NSW Sea Kayak Club members, James Castrission and Justin Jones are planning to kayak from Australia to New Zealand later this year. Sue Webber asked James for the latest news on their trip.
How are your plans going?
Plans are kicking along nicely. As with any large expedition, there have been countless ups and downs. So long as we keep Auckland on the horizon we’ll get there! We reached the critical turning point with funding toward the end of July which has ensured that the expedition is definitely on for the coming summer. We now have a great team of sponsors on board including Australian Geographic, Resi Mortgage Corporation, Suunto, Icebreaker, Kokotat, FGI and Pittarak.
Have you got all the sponsorship you wanted?
We are a little over half way with the sponsorship. Gear sponsors have been fantastic, however, sourcing the funding for this Trans Tasman kayak is proving considerably more difficult. Since returning from Bass Strait in April, we have committed full time to this project. Resi Mortgage Corporation and Australian Geographic have been fantastic in providing a significant chunk of the funding to construct the kayak. We have numerous tiers for sponsorship and would appreciate some fellow sea kayakers digging deep and give us a helping hand! Please shoot us an email: email@example.com and we can get a sponsorship proposal to you immediately.
Do you have the kayak and equipment sorted out?
The kayak is currently being constructed. We are in the process of sourcing all the equipment that we have identified as necessary for this expedition.
What are you taking?
We will take everything that is needed to be completely self sufficient for over 60 days.
Some of the equipment will include:
- Water desalinators
- Satellite phone
- Tracking Beacons
- 406MHz GPS EPIRBs
- Safety raft
- Survival suits
- Radar Transponder
- VHF Radio
- Sleeping gear
- 200kg food
- 250-300litres water
- Solar panels
- Bilge systems
- Max Power Methanol fuel cell
- Music player (kept waterproof by H2O Audio casings)
How will you set the kayak up?
Imagine a traditional double kayak, we’ve added 3m to its stern, behind the rear paddler, where we have a pod-like cabin that is 95cm high (interior) and 1 metre wide at its widest beam. Looking forward from the cockpits we have another storage area that has been made significantly larger than your normal forward compartment. This section is approximately an additional 300mm deeper than a traditional kayak.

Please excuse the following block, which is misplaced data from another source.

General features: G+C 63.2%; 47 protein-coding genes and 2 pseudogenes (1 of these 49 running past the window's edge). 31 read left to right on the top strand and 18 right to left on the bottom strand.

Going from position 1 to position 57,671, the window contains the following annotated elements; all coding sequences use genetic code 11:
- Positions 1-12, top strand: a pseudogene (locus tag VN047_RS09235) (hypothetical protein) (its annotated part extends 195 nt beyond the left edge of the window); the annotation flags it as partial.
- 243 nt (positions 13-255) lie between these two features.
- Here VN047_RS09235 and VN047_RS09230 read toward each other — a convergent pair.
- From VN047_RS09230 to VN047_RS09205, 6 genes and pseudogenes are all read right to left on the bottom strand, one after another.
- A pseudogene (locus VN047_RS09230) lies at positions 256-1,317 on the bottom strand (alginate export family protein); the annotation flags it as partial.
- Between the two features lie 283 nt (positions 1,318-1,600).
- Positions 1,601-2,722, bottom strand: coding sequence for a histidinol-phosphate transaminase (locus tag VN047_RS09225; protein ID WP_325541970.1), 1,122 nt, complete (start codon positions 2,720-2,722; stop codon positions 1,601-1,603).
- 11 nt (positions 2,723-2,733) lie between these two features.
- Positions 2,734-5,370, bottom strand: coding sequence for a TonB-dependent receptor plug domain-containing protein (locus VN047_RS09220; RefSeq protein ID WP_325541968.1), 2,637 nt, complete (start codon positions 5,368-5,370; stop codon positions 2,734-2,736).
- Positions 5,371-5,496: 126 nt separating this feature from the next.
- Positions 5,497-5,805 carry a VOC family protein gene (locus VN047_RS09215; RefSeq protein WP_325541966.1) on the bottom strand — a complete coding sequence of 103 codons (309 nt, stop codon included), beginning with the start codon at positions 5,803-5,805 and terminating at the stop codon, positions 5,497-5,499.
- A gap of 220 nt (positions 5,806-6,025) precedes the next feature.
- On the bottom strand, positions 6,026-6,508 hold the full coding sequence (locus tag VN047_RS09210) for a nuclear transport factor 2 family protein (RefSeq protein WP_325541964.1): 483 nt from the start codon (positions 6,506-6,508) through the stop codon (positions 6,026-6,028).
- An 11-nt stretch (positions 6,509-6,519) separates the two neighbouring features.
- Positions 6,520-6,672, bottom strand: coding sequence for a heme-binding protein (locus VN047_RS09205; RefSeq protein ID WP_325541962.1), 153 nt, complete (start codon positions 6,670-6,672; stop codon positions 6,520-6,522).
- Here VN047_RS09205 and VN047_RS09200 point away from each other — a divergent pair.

How will you carry the necessary food and water?
We will be taking food for 60 days based on a high caloric intake of approx 6000 calories / per day. This diet will consist of dehydrated meals, power bars, muesli, scroggin etc. We will be taking flameless heating rations so as to avoid the added excitement of having to deal with a flame on board a small vessel. It is important to be able to heat meals to provide warmth and boost morale.
The boat will have between 250-350L of water along the hull. This is one of the factors assisting in the crafts self self-righting ability. We will have two water desalination units on board to facilitate a budgeted 5L water per person per day.
Do you have a leaving date set?
9 December from the Australian National Maritime Museum, Cockle Bay, Sydney. Hope to see you down there!
How much will when you leave depend on the weather?
The timing of the expedition will be facilitated by Roger Badham, one of Australia’s foremost ocean weather forecasters. Ideally, we’d like westerly assistance to get us of off the East Australian continental shelf before we get hit by heavy weather.
What sort of weather conditions would be best for the crossing?
Nice and flat like it is down a river!
How are you preparing physically for the trip? Have you been sleeping in the kayak?
The kayak began construction at the start of August and is scheduled to be completed mid-October. Sea trials and testing will then begin. Getting out on the water kayaking is the number one way to train. In addition to that we have been doing extensive cross training. This involves anything from targeted gym sessions, rock climbing, running, tramping, cycling etc. For any paddler who is serious about improving their training – the Suunto T6 is a great tool. With its GPS POD you can analyse speeds, distances, heart rates, training zones and EPOC. In addition, an eye can be kept on the weather when offshore with its barometer.
What have you leant from other people’s attempts at this crossing?
Preparation is the key. No stone can be left unturned in addressing the issues that will be faced out there. Plan for the worst and hope for the best. We have spent numerous hours studying large kayaking expeditions and small vessel passages. Inspiration has been sought from the likes of Peter Bray’s 2001 Atlantic Crossing, Ed Gilllet’s Pacific trip and Andrew McCaluey’s Bass Strait direct and his Gulf crossing. For those paddlers who enjoy a good read you can’t go past Hannes Lindemann’s “Alone at Sea”. What an epic tale back in the 1950’s.
What do you think will be the most difficult aspect of the journey?
Being holed up in the cabin during heavy weather. It will feel like being trapped like the Beaconsfield miners, but being thrown around as if we were in a washing machine.
What are you most looking forward to?
Getting out on the water and doing some paddling… a lot of paddling.
How long have you been members of NSWSKC?
One and a half years.
Has being a club member assisted you in any way?
Not yet. Come on guys, jump on board and help us out! Please shoot us an email at: firstname.lastname@example.org or give James a call on 0402 904 334.
For more information, please check out www.crossingtheditch.com.au.